The death of J-55 brings the total number of Southern Residents to 84 — not including Lolita, who is living in Miami Seaquarium.

Meanwhile, killer whale researchers in the NOAA research vessel Bell M. Shimada continue to follow members of K and L pods off the Washington Coast. Brad Hanson, who is leading the research team, said he has not identified all the whales traveling together, but they include various family groups in both pods.

On Tuesday to Thursday, tagged orca L-95 and other members of K and L pods moved south to the Columbia River. NOAA map
From Tuesday to Thursday, tagged orca L-95 and other whales in K and L pods moved south to the Columbia River. // NOAA map

The ship located the whales on Tuesday near LaPush and followed them south to the entrance of Quinault Canyon offshore of the coast. (See Water Ways, Wednesday.)

On Monday afternoon, the day before the Shimada arrived, Mark Malleson reported an encounter with members of L pod in the Strait of Juan de Fuca. He was able to spot the whales near the town of Jordan River, across the strait from Sekiu.

“The first whales observed were L72 and L105 westbound,” Mark wrote in a report to the Center for Whale Research. “The rest were spread to the south and were doing long dives. They started to feed and group up at 1730 (5:30 p.m.). We left them at 1800 northwest of Clallam Bay, as they were still heading west towards Cape Flattery (the northwest point of the Olympic Peninsula).”

After the Shimada met them Tuesday morning near LaPush to the south, the whales continued south and spent most of the day Wednesday in the Grays Harbor area, Brad reported.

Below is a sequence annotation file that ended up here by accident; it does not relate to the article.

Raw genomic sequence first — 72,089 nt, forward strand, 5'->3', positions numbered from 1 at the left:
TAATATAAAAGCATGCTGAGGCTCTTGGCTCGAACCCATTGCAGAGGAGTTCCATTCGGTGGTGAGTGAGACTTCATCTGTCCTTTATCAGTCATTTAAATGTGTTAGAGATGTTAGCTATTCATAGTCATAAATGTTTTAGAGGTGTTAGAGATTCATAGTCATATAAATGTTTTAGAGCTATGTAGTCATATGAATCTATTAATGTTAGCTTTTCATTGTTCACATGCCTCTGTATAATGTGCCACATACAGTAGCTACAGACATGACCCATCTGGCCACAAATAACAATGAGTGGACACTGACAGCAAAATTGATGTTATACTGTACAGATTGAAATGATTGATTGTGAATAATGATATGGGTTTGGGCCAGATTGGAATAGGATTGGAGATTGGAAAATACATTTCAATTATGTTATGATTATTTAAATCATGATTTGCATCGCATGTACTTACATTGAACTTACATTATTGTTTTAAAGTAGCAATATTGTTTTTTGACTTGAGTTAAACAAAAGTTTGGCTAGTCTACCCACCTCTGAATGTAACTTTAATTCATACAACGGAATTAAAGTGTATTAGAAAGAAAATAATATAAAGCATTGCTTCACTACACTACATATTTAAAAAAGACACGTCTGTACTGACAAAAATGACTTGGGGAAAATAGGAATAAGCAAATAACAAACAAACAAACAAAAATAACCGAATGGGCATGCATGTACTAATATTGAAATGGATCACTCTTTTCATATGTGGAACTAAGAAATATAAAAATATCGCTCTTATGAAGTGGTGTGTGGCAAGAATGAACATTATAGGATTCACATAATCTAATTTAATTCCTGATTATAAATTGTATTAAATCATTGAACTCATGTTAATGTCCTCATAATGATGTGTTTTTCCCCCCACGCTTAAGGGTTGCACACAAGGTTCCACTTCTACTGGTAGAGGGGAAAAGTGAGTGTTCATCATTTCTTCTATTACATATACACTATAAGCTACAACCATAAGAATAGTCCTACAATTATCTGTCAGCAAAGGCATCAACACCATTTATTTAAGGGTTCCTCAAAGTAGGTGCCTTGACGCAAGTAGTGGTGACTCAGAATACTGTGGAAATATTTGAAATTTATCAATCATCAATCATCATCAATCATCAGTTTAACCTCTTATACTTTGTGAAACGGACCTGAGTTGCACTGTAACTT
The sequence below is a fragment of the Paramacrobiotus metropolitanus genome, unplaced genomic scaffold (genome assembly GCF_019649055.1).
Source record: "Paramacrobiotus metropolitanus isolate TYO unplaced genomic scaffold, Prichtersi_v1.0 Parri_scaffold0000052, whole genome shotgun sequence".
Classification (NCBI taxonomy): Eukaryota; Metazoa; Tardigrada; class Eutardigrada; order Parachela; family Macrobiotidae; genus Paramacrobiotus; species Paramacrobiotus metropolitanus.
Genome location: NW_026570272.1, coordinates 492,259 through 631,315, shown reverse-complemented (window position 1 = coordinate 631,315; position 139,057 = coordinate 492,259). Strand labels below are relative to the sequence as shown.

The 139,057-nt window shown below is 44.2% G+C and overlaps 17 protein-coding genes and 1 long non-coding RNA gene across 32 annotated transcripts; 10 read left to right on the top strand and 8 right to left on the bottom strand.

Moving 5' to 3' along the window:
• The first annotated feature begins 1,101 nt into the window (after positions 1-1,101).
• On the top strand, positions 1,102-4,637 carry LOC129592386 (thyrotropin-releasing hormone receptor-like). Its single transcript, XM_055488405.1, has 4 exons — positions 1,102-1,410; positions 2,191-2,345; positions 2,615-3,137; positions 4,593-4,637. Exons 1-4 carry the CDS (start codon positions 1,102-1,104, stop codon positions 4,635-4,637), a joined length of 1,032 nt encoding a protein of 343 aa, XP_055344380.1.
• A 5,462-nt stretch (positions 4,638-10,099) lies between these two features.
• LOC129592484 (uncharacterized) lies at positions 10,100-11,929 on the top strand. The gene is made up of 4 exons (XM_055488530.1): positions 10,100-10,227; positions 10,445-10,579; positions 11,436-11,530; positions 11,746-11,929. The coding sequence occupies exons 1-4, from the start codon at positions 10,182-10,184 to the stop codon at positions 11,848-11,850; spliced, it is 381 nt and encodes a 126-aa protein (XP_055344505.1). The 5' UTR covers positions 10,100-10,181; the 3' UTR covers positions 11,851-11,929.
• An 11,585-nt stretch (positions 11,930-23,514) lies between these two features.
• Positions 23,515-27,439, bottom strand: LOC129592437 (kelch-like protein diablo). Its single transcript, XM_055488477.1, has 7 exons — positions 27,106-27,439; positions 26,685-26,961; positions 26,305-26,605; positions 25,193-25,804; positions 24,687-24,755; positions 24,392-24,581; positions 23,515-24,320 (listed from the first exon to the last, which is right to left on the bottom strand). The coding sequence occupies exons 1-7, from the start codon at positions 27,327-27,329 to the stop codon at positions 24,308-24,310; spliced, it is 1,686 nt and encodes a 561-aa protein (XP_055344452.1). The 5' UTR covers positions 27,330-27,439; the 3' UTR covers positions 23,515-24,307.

“The whales were extremely spread out such that we lost contact with them for a couple of hours due to reduced visibility and no vocalizing,” the researchers reported in a Facebook post. “By the afternoon, we relocated them and were able to stay with them all night.

“This morning (Thursday) they were off the entrance to the Columbia River and after traveling a few miles south, they turned north and were just north of the shipping channel entering the Columbia River by this evening. Weather conditions in the afternoon were spectacular and we were able to conduct small boat operations with the whales.”

In an email, Brad told me that the researchers have observed “surface activity” that would suggest foraging for salmon, and they have collected some fecal samples to identify what fish they were eating. The weather turned from “spectacular” on Thursday to “bad but not horrible” yesterday, but Brad was expecting some fierce winds and waves tomorrow.

Ocean conditions were nearly perfect for whale research on Thursday. NOAA photo
Conditions were nearly ideal for whale research on Thursday, as the vessel Bell M. Shimada follows K and L pods down the coast.
NOAA photo

5 thoughts on “Youngest orca dies; ocean research goes on

  1. Thank you for your excellent and consistent reporting on the Southern Resident Killer Whales. These whales need everyone’s help. Public education and awareness is key!

  2. Two dead calves in a little over a month is troubling and I’m not going to be apathetic and downplay the deaths with percentiles. Their lack of food is the problem, due to humans….
    Free Lolita and Morgan and all the orcas imprisoned in so called “amusement” parks AND remove dams that hinder their access to food, then you’d actually be helping to stop their extinction.